- Ensure regular maintenance. Every manufacturer will provide you with a recommended maintenance schedule for your hybrid vehicle – follow it. This includes regular check-ups, servicing, battery health checks, and software updates, if applicable.
- Avoid extreme temperatures. Extreme heat or cold can take a toll on hybrid batteries, reducing their performance and lifespan. On a hot day, make sure to park your car in the shade to minimize exposure to heat, and in colder climates, try to find some covered area to prevent any damage.
- Maintain 80/20 battery charge. It’s best to keep the hybrid battery level at no more than 80% but above 20% at all times – this should ensure optimal performance and longevity.
- Avoid long-term storage. You might not use your car every day, but take it for a drive at least once or twice per week. If this is not an option, follow the manufacturer’s guidelines on how to store your car properly. This usually includes maintaining the battery charge level, disconnecting it, etc.
The key thing to remember here is that buying a hybrid will require your constant care if you want your car battery to “live a long and happy life.”
How do you know when your hybrid battery needs to be replaced?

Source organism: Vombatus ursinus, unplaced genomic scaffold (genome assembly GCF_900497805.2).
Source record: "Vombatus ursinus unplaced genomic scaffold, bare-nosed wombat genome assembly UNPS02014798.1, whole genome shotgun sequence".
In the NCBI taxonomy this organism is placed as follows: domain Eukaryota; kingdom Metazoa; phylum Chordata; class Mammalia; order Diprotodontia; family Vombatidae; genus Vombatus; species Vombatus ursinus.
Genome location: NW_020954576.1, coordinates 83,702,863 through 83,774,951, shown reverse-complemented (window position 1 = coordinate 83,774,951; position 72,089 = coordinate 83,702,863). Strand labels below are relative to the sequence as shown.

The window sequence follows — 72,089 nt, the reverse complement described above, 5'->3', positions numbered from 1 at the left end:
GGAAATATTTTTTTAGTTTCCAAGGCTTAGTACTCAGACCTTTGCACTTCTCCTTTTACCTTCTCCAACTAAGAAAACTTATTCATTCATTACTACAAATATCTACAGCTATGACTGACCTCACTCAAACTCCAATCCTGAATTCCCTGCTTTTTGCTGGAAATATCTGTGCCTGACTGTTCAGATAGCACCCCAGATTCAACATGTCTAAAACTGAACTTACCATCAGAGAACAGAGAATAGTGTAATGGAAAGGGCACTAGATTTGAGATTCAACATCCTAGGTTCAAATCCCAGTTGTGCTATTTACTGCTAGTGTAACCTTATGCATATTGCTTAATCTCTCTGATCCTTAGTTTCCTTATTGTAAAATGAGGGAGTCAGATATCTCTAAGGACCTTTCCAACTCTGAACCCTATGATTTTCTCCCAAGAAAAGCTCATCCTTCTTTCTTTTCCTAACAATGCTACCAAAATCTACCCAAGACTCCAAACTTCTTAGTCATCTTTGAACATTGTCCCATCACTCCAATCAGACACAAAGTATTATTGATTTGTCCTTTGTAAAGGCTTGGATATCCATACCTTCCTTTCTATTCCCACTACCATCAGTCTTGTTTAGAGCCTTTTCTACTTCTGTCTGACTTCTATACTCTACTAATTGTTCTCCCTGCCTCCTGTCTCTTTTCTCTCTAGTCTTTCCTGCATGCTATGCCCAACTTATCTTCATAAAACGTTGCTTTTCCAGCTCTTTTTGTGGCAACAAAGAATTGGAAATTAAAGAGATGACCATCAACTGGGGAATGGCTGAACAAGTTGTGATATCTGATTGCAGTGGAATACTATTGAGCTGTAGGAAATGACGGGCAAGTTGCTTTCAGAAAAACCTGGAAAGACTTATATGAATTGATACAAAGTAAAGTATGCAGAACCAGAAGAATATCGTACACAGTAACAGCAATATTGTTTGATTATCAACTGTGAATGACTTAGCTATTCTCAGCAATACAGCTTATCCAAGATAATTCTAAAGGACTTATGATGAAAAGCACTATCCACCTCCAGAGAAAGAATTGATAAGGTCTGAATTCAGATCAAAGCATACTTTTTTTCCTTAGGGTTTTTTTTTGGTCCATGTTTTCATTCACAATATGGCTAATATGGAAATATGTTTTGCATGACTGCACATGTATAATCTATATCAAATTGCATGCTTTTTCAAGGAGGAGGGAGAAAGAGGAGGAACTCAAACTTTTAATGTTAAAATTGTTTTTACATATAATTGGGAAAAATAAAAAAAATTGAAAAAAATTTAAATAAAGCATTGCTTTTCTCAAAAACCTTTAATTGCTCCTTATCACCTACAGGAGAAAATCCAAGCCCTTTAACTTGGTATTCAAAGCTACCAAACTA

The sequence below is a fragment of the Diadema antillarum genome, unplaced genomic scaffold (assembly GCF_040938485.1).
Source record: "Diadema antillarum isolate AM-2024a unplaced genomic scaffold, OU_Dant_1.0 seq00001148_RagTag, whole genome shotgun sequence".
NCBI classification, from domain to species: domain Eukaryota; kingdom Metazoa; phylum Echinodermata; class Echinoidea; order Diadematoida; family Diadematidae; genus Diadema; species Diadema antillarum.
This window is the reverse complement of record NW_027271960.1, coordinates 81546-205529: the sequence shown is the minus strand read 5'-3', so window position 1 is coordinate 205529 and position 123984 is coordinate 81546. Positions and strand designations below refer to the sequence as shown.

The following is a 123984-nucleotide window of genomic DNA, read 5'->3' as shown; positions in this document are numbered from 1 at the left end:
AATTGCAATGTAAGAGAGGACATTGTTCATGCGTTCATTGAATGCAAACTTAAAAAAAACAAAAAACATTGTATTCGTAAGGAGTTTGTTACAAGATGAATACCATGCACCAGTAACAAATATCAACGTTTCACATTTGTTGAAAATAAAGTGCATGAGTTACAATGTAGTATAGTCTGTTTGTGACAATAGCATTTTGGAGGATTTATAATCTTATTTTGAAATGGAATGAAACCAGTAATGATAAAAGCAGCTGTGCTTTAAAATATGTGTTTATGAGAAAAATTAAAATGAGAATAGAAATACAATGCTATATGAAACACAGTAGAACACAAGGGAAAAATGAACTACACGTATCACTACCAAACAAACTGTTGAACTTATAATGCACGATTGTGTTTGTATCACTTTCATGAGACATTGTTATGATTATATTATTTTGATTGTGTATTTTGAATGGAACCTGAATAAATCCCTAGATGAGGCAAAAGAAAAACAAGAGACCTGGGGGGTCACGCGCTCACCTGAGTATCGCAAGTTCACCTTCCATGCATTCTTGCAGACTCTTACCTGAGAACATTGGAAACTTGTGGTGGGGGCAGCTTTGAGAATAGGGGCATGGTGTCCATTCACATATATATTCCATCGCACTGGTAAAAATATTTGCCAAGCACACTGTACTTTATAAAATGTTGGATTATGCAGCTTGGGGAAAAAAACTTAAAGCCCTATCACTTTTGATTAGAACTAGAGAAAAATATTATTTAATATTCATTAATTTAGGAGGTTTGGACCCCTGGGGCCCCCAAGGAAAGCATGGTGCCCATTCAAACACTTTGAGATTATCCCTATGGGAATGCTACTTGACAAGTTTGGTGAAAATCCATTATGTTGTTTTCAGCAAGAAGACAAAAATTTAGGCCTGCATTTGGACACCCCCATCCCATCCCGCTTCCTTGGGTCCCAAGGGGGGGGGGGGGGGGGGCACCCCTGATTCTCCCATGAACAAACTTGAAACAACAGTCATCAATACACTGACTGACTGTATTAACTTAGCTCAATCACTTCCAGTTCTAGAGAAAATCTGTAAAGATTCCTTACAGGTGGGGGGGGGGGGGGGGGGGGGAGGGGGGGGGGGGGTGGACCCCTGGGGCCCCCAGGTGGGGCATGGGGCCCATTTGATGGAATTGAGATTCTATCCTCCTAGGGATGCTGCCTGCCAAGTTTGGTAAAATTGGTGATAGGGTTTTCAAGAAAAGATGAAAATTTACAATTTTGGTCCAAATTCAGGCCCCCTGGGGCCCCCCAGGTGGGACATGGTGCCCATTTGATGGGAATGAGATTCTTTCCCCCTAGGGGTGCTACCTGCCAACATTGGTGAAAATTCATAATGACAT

The short answer: you’ll just know.
There will be signs informing you that your car battery is wearing out or that there’s something wrong with it and might get you thinking about its replacement.
For instance, you might notice that your car is using more fuel than usual, which can mean that the battery is not functioning properly.
Moreover, reduced performance, increased engine noise, state-of-charge fluctuations, charging problems, and similar issues can all indicate imminent problems with the car battery.
If warning lights appear on the dashboard, that’s also one of the most obvious signs that you must have the battery tested as soon as possible.
How much does it cost to replace and is it worth it?
The good news is that sometimes it may be possible to repair the battery (depending on the issue). If the battery still falls under the expected lifespan, repairing it can be a viable option and cost significantly less than getting a new one.
However, batteries nearing the end of their expected lifespan are not really worth fixing. If your car is still in good condition, replacing the hybrid battery might be the right choice.
How much will it cost can vary by the make and model of the car. While the final price of a new battery will highly depend on its size, it typically costs between 4,000-5,000 euros.
Before making any decisions, make sure to discuss your options with a qualified technician.
Do hybrid batteries last 20 years?
Even with the proper maintenance, this scenario is unlikely to happen. When properly taken care of, most hybrid batteries last between 10-15 years.
Do hybrid engines last longer?
Hybrid engines can potentially last longer since they rely on both fuel and electric motors.
However, all of the major factors that contribute to regular car aging, like engine wear and tear, corrosion, fluid leakage, and similar, can also impact the performance and longevity of your hybrid car.
What are the disadvantages of a hybrid car?
Some of the biggest disadvantages of hybrid cars include their higher price, maintenance costs, battery degradation and replacement costs.